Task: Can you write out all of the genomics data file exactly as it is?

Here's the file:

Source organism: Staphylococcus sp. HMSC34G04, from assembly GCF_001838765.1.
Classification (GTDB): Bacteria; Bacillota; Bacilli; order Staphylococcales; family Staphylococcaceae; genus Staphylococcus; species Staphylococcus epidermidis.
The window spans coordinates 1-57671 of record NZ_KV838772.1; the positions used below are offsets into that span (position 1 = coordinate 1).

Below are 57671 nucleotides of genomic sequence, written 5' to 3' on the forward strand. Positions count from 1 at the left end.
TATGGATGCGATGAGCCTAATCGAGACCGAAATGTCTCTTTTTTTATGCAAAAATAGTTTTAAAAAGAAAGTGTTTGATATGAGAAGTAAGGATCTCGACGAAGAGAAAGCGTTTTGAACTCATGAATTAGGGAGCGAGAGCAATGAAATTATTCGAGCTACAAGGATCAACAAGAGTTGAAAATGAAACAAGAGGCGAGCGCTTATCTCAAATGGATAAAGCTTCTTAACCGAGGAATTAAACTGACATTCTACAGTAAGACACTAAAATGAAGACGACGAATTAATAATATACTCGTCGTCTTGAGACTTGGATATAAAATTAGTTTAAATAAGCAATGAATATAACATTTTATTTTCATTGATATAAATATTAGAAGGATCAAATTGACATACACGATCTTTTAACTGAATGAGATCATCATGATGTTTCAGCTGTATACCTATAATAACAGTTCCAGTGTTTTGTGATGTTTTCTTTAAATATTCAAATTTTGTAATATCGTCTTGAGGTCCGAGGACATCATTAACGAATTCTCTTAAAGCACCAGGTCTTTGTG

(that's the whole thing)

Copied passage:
Source organism: Staphylococcus sp. HMSC34G04, from assembly GCF_001838765.1.
Classification (GTDB): Bacteria; Bacillota; Bacilli; order Staphylococcales; family Staphylococcaceae; genus Staphylococcus; species Staphylococcus epidermidis.
The window spans coordinates 1-57671 of record NZ_KV838772.1; the positions used below are offsets into that span (position 1 = coordinate 1).

Below are 57671 nucleotides of genomic sequence, written 5' to 3' on the forward strand. Positions count from 1 at the left end.
TATGGATGCGATGAGCCTAATCGAGACCGAAATGTCTCTTTTTTTATGCAAAAATAGTTTTAAAAAGAAAGTGTTTGATATGAGAAGTAAGGATCTCGACGAAGAGAAAGCGTTTTGAACTCATGAATTAGGGAGCGAGAGCAATGAAATTATTCGAGCTACAAGGATCAACAAGAGTTGAAAATGAAACAAGAGGCGAGCGCTTATCTCAAATGGATAAAGCTTCTTAACCGAGGAATTAAACTGACATTCTACAGTAAGACACTAAAATGAAGACGACGAATTAATAATATACTCGTCGTCTTGAGACTTGGATATAAAATTAGTTTAAATAAGCAATGAATATAACATTTTATTTTCATTGATATAAATATTAGAAGGATCAAATTGACATACACGATCTTTTAACTGAATGAGATCATCATGATGTTTCAGCTGTATACCTATAATAACAGTTCCAGTGTTTTGTGATGTTTTCTTTAAATATTCAAATTTTGTAATATCGTCTTGAGGTCCGAGGACATCATTAACGAATTCTCTTAAAGCACCAGGTCTTTGTG